Day had established a matte department at the substantial Denham Studios in the mid thirties and remained on the lot until the mid forties whereby he and Wally Veevers set up shop at Shepperton Studios, by which time assistant Peter Ellenshaw had gone on elsewhere on his own journey as a prominent matte artist in his own right.

Among the numerous matte artists who trained under or worked with Percy Day were Judy Jordan, who would later work with Tom Howard at MGM-Borehamwood on TARZAN jungle epics and things like MOULIN ROUGE; Canadian born Les Bowie, who would later become famous for his wide ranging talents in all aspects of special effects and trickery, from Hammer horrors to the still wonderful SUPERMAN; Polish born artist Joseph Natanson was another of Day's assistants who would be part of Wally Veevers' stable of matte painters at Shepperton before going freelance in Europe on many big productions such as the huge Fox extravaganza CLEOPATRA;  Albert Julion - a much admired matte artist who was a favourite of the Korda's;  George Samuels - would paint mattes for ALEXANDER THE GREAT and DAY OF THE TRIFFIDS and go on to be head matte painter at Shepperton upon Day's retirement, alongside his brother Ted, who was a practical fx man and had worked with Day for many years providing gags for his matte and visual effects shots such as the burning city in THE BLACK ROSE. 

Buckingham Palace matte art from SIXTY GLORIOUS YEARS (1938).

Night view of the same, with clapper board visible in this trimmed out take.


The very popular British comic actor, Will Hay, stars in a frantic, loud and very deliberate 'up yours Adolf' to the Nazi's in a pretty broad yet funny UK classic that I bet would have been a hell of a morale boosting crowd pleaser when shown at a time when the Brits were in fact being pelted nightly with bombs and things were looking decidedly grim. 

Britain's Ealing Studio's put out so many wonderful films over the years, with many still regarded as UK classics.  While THE GOOSE STEPS OUT (1942) probably doesn't qualify for 'classic' status like The Man In The White Coat. Whiskey Galore, Kind Hearts and Coronets or The Maggie, the film is definitely not without its own charms, among which are a large number of great effects shots and a supremely well executed (and funny) lengthy aerial sequence with fine miniatures and pyro work.  Pictured at right is Ealing's chief of special effects, Roy Kellino.  More about Roy later.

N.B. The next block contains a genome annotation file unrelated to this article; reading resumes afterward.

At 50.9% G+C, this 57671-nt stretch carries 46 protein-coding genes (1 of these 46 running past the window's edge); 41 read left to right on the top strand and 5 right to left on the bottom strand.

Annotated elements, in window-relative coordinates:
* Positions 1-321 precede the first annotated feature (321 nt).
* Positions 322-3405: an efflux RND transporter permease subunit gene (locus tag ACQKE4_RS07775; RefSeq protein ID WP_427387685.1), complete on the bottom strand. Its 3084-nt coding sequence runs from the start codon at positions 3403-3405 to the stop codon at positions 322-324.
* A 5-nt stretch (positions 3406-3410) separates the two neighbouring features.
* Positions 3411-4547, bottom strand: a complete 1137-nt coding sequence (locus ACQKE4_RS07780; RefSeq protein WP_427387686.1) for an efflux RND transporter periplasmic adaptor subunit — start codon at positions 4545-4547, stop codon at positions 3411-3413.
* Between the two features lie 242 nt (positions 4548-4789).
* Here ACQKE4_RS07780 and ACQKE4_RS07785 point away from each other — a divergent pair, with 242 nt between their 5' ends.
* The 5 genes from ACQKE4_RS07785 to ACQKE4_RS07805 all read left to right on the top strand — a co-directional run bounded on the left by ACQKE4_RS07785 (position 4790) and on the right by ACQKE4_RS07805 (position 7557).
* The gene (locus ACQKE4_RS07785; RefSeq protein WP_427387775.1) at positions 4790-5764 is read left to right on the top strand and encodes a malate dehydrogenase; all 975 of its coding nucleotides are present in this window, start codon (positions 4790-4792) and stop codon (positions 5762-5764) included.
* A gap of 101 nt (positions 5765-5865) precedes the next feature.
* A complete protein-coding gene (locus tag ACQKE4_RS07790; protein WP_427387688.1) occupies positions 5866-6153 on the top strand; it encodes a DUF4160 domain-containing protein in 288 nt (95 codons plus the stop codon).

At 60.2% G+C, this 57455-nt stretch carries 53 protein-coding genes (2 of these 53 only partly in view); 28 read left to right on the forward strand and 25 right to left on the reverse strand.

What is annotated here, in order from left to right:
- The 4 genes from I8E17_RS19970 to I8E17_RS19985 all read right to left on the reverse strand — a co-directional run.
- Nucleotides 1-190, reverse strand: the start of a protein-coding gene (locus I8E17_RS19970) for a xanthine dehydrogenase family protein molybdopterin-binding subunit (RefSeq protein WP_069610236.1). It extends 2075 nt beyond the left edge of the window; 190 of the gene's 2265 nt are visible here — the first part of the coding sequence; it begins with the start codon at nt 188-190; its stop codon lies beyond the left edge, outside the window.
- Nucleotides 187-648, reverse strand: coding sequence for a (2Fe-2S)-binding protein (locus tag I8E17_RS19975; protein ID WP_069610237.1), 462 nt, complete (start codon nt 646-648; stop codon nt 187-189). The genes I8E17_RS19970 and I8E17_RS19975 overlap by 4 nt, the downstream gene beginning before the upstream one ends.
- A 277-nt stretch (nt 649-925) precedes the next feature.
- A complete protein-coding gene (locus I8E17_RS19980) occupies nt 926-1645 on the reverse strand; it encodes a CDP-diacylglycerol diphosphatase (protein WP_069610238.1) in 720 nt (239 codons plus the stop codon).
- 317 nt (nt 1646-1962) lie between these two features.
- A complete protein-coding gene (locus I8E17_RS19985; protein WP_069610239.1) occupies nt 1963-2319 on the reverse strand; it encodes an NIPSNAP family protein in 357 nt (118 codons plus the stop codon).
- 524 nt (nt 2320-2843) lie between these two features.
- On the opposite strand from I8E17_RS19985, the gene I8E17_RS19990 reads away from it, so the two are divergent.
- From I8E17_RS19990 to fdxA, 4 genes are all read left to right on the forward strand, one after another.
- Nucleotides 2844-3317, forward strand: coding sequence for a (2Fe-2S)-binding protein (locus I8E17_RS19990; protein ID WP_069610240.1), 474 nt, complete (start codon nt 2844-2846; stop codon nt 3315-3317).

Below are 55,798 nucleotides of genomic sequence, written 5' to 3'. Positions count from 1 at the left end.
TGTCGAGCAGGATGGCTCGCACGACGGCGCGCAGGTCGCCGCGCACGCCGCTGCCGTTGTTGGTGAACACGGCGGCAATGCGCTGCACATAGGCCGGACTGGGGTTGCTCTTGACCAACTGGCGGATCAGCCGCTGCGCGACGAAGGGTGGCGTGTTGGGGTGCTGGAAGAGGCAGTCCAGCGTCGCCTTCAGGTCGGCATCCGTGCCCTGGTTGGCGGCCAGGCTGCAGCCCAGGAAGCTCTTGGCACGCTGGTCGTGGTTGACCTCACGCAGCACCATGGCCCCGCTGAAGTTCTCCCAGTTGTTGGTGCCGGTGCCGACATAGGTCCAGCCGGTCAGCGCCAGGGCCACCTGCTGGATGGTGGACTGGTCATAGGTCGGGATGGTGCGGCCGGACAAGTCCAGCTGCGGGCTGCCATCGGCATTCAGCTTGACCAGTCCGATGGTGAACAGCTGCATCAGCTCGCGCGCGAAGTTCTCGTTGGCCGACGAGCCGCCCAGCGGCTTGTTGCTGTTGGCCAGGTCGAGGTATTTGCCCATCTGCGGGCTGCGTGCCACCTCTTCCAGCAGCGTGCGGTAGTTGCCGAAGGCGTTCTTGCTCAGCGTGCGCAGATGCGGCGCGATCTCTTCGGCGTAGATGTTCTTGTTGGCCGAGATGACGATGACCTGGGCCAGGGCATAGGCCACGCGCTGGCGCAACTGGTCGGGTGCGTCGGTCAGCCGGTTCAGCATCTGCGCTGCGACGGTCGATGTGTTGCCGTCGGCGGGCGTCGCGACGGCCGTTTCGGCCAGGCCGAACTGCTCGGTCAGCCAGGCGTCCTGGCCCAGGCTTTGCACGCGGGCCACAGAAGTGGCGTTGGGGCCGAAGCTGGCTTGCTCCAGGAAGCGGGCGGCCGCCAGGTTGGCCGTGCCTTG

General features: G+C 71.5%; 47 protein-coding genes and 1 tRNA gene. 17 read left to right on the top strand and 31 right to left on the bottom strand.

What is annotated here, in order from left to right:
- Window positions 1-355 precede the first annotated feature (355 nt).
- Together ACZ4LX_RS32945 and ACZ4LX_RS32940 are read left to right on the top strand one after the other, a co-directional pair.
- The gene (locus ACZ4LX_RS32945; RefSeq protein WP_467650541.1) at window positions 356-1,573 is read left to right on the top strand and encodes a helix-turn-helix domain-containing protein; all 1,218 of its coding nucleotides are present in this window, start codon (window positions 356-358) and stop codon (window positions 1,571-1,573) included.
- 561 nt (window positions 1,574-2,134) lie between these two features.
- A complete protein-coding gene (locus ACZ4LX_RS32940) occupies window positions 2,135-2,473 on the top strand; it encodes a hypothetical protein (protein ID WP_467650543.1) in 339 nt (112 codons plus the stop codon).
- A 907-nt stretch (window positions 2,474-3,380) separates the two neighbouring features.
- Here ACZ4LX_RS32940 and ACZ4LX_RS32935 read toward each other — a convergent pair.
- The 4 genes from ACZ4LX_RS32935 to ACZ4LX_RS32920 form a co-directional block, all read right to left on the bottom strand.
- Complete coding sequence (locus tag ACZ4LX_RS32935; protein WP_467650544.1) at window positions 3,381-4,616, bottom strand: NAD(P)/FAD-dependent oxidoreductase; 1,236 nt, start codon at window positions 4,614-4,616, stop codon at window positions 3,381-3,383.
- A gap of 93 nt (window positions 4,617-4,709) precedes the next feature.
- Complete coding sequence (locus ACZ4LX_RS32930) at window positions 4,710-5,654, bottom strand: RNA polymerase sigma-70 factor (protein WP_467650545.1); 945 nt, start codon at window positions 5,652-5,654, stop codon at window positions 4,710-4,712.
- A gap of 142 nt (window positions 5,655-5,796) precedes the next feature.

Of interest too for the very early casting of both Peter Ustinov and Charles Hawtrey - long before each found their own fame - in supporting roles.

Either a full miniature set or perhaps miniature foreground and a painted facade for the main buildings beyond.  Ealing managed a variety of solid camera tricks on very limited resources for so many of their films, especially baring in mind that many of them were produced during wartime constraints where equipment, materials and even manpower were severely compromised.

The main thrust of the goofy story has our 'hero', Will Hay thrown into the world of double agent espionage due to the fact that he has more than a passing resemblance to a particular spy.  Naturally Will plays both roles as shown here in a split screen sequence.  Note the soft 'bleed through' of the overcoat of the 'Will' on the right.